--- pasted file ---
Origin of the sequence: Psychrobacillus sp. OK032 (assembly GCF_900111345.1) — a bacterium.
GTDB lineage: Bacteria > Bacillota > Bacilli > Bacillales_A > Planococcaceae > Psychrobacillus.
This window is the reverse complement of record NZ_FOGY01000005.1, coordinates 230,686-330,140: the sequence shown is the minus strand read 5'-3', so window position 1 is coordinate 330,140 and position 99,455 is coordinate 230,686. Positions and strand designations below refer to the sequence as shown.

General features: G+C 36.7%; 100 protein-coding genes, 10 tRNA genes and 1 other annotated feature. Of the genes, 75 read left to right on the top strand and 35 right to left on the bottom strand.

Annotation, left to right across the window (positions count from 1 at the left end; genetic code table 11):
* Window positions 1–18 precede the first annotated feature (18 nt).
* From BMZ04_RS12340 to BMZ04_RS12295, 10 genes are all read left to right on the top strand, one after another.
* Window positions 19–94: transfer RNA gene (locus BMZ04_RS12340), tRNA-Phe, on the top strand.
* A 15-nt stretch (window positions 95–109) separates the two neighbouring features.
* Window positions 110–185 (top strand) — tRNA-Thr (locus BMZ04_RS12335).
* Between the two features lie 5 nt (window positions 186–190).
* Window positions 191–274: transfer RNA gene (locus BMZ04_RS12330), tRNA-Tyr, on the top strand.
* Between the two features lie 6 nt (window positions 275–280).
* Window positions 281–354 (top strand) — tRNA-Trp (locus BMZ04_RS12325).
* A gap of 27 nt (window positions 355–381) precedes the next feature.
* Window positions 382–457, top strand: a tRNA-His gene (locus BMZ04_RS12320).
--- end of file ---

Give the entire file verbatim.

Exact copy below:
Origin of the sequence: Psychrobacillus sp. OK032 (assembly GCF_900111345.1) — a bacterium.
GTDB lineage: Bacteria > Bacillota > Bacilli > Bacillales_A > Planococcaceae > Psychrobacillus.
This window is the reverse complement of record NZ_FOGY01000005.1, coordinates 230,686-330,140: the sequence shown is the minus strand read 5'-3', so window position 1 is coordinate 330,140 and position 99,455 is coordinate 230,686. Positions and strand designations below refer to the sequence as shown.

General features: G+C 36.7%; 100 protein-coding genes, 10 tRNA genes and 1 other annotated feature. Of the genes, 75 read left to right on the top strand and 35 right to left on the bottom strand.

Annotation, left to right across the window (positions count from 1 at the left end; genetic code table 11):
* Window positions 1–18 precede the first annotated feature (18 nt).
* From BMZ04_RS12340 to BMZ04_RS12295, 10 genes are all read left to right on the top strand, one after another.
* Window positions 19–94: transfer RNA gene (locus BMZ04_RS12340), tRNA-Phe, on the top strand.
* A 15-nt stretch (window positions 95–109) separates the two neighbouring features.
* Window positions 110–185 (top strand) — tRNA-Thr (locus BMZ04_RS12335).
* Between the two features lie 5 nt (window positions 186–190).
* Window positions 191–274: transfer RNA gene (locus BMZ04_RS12330), tRNA-Tyr, on the top strand.
* Between the two features lie 6 nt (window positions 275–280).
* Window positions 281–354 (top strand) — tRNA-Trp (locus BMZ04_RS12325).
* A gap of 27 nt (window positions 355–381) precedes the next feature.
* Window positions 382–457, top strand: a tRNA-His gene (locus BMZ04_RS12320).